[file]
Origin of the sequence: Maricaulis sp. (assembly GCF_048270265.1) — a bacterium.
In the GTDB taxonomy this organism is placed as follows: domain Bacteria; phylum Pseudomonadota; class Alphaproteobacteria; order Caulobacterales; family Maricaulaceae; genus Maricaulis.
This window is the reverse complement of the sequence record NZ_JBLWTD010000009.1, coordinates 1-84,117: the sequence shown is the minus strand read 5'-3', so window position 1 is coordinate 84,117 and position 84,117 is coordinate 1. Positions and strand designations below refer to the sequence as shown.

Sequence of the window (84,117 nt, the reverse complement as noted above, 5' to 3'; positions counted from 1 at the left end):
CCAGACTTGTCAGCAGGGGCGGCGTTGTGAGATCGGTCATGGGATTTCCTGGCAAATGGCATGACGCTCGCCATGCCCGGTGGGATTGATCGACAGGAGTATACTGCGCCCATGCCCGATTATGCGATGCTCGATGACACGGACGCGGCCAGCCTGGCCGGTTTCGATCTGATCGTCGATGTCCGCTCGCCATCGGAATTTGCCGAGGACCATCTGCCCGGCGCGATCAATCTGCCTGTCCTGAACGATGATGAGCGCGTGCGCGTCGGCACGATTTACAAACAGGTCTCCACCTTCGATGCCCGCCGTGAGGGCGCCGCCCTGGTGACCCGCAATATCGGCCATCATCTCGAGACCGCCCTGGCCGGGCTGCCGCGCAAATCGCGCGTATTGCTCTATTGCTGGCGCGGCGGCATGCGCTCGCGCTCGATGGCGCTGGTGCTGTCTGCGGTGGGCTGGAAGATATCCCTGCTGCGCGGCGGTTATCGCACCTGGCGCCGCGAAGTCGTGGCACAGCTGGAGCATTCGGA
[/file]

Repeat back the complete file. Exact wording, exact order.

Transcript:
Origin of the sequence: Maricaulis sp. (assembly GCF_048270265.1) — a bacterium.
In the GTDB taxonomy this organism is placed as follows: domain Bacteria; phylum Pseudomonadota; class Alphaproteobacteria; order Caulobacterales; family Maricaulaceae; genus Maricaulis.
This window is the reverse complement of the sequence record NZ_JBLWTD010000009.1, coordinates 1-84,117: the sequence shown is the minus strand read 5'-3', so window position 1 is coordinate 84,117 and position 84,117 is coordinate 1. Positions and strand designations below refer to the sequence as shown.

Sequence of the window (84,117 nt, the reverse complement as noted above, 5' to 3'; positions counted from 1 at the left end):
CCAGACTTGTCAGCAGGGGCGGCGTTGTGAGATCGGTCATGGGATTTCCTGGCAAATGGCATGACGCTCGCCATGCCCGGTGGGATTGATCGACAGGAGTATACTGCGCCCATGCCCGATTATGCGATGCTCGATGACACGGACGCGGCCAGCCTGGCCGGTTTCGATCTGATCGTCGATGTCCGCTCGCCATCGGAATTTGCCGAGGACCATCTGCCCGGCGCGATCAATCTGCCTGTCCTGAACGATGATGAGCGCGTGCGCGTCGGCACGATTTACAAACAGGTCTCCACCTTCGATGCCCGCCGTGAGGGCGCCGCCCTGGTGACCCGCAATATCGGCCATCATCTCGAGACCGCCCTGGCCGGGCTGCCGCGCAAATCGCGCGTATTGCTCTATTGCTGGCGCGGCGGCATGCGCTCGCGCTCGATGGCGCTGGTGCTGTCTGCGGTGGGCTGGAAGATATCCCTGCTGCGCGGCGGTTATCGCACCTGGCGCCGCGAAGTCGTGGCACAGCTGGAGCATTCGGA